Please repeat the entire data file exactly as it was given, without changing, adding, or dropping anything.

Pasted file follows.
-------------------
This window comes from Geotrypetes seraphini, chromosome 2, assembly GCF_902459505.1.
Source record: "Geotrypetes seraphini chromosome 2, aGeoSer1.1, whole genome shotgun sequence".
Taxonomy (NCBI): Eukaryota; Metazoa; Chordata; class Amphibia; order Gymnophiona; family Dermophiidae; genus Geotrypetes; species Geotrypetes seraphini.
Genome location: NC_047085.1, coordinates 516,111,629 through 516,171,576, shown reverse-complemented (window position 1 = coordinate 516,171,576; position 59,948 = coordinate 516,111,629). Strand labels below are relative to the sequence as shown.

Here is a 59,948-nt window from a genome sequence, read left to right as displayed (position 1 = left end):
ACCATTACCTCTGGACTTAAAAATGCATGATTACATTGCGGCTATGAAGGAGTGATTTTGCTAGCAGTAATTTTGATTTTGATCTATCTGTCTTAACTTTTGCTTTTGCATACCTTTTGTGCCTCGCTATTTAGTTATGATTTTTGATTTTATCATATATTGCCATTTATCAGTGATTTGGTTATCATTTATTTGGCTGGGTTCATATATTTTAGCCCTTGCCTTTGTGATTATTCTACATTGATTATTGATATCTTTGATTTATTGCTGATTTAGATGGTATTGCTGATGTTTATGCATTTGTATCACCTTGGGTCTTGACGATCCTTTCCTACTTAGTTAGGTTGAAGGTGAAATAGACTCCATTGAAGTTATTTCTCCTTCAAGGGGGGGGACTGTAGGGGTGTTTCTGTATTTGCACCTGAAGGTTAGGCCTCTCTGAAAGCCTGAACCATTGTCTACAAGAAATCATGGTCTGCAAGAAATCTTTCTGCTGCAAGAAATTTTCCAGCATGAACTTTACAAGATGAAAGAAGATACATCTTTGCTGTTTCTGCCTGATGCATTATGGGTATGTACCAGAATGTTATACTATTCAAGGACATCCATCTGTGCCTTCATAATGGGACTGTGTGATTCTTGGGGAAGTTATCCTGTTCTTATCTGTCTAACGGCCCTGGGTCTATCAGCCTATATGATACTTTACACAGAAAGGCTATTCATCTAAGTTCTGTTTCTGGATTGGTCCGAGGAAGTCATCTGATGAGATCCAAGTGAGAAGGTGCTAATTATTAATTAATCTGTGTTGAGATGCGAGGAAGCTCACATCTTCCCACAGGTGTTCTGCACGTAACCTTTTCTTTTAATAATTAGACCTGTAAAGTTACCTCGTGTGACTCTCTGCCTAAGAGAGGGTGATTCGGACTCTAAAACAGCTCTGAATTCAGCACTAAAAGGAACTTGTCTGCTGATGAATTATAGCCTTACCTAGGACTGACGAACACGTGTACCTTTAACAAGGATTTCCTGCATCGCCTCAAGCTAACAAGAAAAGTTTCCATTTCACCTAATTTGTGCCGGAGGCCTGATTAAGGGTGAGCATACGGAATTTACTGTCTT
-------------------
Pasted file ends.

This window comes from Geotrypetes seraphini, chromosome 2, assembly GCF_902459505.1.
Source record: "Geotrypetes seraphini chromosome 2, aGeoSer1.1, whole genome shotgun sequence".
Taxonomy (NCBI): Eukaryota; Metazoa; Chordata; class Amphibia; order Gymnophiona; family Dermophiidae; genus Geotrypetes; species Geotrypetes seraphini.
Genome location: NC_047085.1, coordinates 516,111,629 through 516,171,576, shown reverse-complemented (window position 1 = coordinate 516,171,576; position 59,948 = coordinate 516,111,629). Strand labels below are relative to the sequence as shown.

Here is a 59,948-nt window from a genome sequence, read left to right as displayed (position 1 = left end):
ACCATTACCTCTGGACTTAAAAATGCATGATTACATTGCGGCTATGAAGGAGTGATTTTGCTAGCAGTAATTTTGATTTTGATCTATCTGTCTTAACTTTTGCTTTTGCATACCTTTTGTGCCTCGCTATTTAGTTATGATTTTTGATTTTATCATATATTGCCATTTATCAGTGATTTGGTTATCATTTATTTGGCTGGGTTCATATATTTTAGCCCTTGCCTTTGTGATTATTCTACATTGATTATTGATATCTTTGATTTATTGCTGATTTAGATGGTATTGCTGATGTTTATGCATTTGTATCACCTTGGGTCTTGACGATCCTTTCCTACTTAGTTAGGTTGAAGGTGAAATAGACTCCATTGAAGTTATTTCTCCTTCAAGGGGGGGGACTGTAGGGGTGTTTCTGTATTTGCACCTGAAGGTTAGGCCTCTCTGAAAGCCTGAACCATTGTCTACAAGAAATCATGGTCTGCAAGAAATCTTTCTGCTGCAAGAAATTTTCCAGCATGAACTTTACAAGATGAAAGAAGATACATCTTTGCTGTTTCTGCCTGATGCATTATGGGTATGTACCAGAATGTTATACTATTCAAGGACATCCATCTGTGCCTTCATAATGGGACTGTGTGATTCTTGGGGAAGTTATCCTGTTCTTATCTGTCTAACGGCCCTGGGTCTATCAGCCTATATGATACTTTACACAGAAAGGCTATTCATCTAAGTTCTGTTTCTGGATTGGTCCGAGGAAGTCATCTGATGAGATCCAAGTGAGAAGGTGCTAATTATTAATTAATCTGTGTTGAGATGCGAGGAAGCTCACATCTTCCCACAGGTGTTCTGCACGTAACCTTTTCTTTTAATAATTAGACCTGTAAAGTTACCTCGTGTGACTCTCTGCCTAAGAGAGGGTGATTCGGACTCTAAAACAGCTCTGAATTCAGCACTAAAAGGAACTTGTCTGCTGATGAATTATAGCCTTACCTAGGACTGACGAACACGTGTACCTTTAACAAGGATTTCCTGCATCGCCTCAAGCTAACAAGAAAAGTTTCCATTTCACCTAATTTGTGCCGGAGGCCTGATTAAGGGTGAGCATACGGAATTTACTGTCTT